Divide and Conquer
Magicians play the trick by directing your attention away from the spoiler point. The dance performance is similar. Performers control your eye flow to the place the move looks the most impressive. If you are watching dancing, your focus is constantly moving up and down.
When learning to imitate, you need to observe every part of the body. Focus your attention on the lower body first. Then do the upper.
The lower body is just legs. It is more physically challenging rather than detail oriented because you have to keep up with the speed and the position. Start with counts only, and get comfortable with the beats. Then move onto the song, which can be original or the slower.
The upper body has more areas to look out for. There are faces, shoulders, chest, hips, hands, and fingers. An extra point goes if you can see their facial expression as well (Yes, mood is a part of dancing). Carefully analyze the move.
Use your Time Efficiently
If you are like most dancers, you are consuming hours of dance videos either at home or on commute. Instead of passively enjoying the performance passage, make a simple note on the seconds of the videos when you encounter something impressive. It makes it easier to come back in the experiment stage.
Pick the Right Model
If you are learning from YouTube dancers, try to pick dancers who are slightly better than you. Famous dancers are amazing to gaze at. As long as they are the types who execute basic moves well, that would be okay. Problems come when you go after the super unique type dancers.
Although all moves can be traced back to basic moves of that genre, the degree of originality implemented by that dancer varies.
If he mixes the move with his strong taste and style, it will be difficult. You might find it discouraging from the impossible task.
In contrast, intermediate dancers are just moving out of the basics (assuming they have good foundations). You will be able to digest it better especially if you are starting out.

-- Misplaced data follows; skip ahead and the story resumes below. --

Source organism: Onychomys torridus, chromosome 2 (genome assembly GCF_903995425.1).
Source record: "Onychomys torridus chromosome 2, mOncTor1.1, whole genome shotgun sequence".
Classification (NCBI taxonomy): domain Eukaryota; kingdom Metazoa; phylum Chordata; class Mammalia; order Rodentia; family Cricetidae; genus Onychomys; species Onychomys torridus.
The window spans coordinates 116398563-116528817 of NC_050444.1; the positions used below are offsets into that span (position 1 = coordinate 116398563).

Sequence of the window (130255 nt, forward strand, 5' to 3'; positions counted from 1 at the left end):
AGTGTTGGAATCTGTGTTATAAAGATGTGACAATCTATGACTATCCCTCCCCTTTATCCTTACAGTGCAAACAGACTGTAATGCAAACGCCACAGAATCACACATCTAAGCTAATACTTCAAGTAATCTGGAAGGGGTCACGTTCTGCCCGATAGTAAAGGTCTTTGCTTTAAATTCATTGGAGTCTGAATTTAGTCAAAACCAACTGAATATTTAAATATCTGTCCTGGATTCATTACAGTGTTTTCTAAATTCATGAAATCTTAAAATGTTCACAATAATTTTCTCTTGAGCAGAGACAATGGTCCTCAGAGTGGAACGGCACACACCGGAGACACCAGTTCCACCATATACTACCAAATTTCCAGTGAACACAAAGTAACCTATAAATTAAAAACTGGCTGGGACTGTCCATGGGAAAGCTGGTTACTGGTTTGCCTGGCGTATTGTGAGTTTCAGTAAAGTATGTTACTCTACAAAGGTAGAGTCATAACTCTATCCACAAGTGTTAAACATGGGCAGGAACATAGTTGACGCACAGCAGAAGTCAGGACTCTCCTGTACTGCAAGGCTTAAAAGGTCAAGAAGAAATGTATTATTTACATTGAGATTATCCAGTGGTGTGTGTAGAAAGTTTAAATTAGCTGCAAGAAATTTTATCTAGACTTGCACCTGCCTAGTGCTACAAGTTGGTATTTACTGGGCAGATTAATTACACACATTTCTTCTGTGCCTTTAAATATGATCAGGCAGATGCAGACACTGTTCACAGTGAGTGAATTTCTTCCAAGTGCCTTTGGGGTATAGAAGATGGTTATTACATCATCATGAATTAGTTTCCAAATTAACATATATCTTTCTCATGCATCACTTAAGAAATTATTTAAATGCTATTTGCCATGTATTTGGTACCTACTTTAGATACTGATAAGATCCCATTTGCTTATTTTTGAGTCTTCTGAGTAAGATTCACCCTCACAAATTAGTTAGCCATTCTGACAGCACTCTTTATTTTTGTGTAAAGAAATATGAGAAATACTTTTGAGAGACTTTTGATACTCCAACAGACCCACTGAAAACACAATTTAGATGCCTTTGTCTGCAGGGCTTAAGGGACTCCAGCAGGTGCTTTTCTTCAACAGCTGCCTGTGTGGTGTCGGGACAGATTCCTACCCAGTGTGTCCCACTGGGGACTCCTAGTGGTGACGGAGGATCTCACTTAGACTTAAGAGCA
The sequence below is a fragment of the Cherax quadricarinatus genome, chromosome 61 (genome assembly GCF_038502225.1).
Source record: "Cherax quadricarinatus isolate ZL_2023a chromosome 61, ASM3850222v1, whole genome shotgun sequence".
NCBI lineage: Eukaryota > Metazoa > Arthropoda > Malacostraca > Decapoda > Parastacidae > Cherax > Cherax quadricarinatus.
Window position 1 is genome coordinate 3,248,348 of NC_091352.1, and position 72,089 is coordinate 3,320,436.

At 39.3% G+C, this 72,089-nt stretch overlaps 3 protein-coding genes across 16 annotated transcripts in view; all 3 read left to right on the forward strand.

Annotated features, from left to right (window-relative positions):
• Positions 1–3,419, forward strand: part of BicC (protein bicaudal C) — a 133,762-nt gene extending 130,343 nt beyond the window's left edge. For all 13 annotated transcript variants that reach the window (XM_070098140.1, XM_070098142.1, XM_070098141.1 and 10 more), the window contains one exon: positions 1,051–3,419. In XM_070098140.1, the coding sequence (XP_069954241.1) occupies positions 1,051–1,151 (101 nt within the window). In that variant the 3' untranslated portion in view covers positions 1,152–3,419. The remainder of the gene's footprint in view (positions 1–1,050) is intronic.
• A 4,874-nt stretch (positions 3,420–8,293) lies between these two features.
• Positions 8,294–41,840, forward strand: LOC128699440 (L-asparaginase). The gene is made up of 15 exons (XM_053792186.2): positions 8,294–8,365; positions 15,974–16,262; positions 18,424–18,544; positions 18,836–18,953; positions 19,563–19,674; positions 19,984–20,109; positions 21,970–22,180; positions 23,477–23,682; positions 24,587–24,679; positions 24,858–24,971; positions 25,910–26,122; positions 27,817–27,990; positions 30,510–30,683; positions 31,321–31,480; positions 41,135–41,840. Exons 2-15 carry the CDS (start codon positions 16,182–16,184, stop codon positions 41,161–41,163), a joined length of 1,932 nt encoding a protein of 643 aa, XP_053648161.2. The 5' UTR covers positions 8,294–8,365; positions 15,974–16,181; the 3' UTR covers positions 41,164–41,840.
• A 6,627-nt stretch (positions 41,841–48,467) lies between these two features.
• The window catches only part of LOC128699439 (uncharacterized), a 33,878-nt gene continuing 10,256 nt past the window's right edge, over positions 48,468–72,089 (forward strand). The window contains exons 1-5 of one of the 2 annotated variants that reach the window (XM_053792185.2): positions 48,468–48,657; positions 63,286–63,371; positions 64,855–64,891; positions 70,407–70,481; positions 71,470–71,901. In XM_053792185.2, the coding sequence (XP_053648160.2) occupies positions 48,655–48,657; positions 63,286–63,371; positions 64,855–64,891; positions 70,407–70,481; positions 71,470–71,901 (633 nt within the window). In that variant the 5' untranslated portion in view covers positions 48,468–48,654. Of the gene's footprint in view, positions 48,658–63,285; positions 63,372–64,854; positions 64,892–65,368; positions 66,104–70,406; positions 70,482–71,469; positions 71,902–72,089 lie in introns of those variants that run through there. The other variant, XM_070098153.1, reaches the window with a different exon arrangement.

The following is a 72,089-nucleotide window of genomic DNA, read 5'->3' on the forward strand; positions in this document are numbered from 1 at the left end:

Remember Dance Is Art
The difference between sports and dancing is the presence of an artistic expression. You have to infuse taste into your move. While imitation is a good way to expand your vocabulary and learn the move beyond your current level, it can put negative impact on your artistic expression in the beginning.
That is why it is important to repeat the imitating move until it gets stored in your muscle memory. It can take 3-7 days of drilling depending on a person. After that, you can add your own originality however much you desire. At that point, the move has truly become yours.
Sometimes you have imitated the move, but it still looks nothing like of his. There is no need to be disappointed. That dancer has been refining that move for years and has it sugar coated with groove and nuances. You will get there someday.
It is important to understand the purpose of this exercise. You are focusing on the movement. It is okay to move on to the next move and come back to this later on. You will feel the improvement as long as you do other dance foundation: isolation and musicality.
Imitation Steps Up Your Game of Dancing
We have covered various merits of imitation for dancers.
Imitation sounds like a copycat, but it is an important learning method. As long as you remember to put your own style on top of the learned move, you will never lose your originality. The best of all, anyone can start this exercise even on a bus. Let's pick your favorite dancers and start incorporating their steps into yours!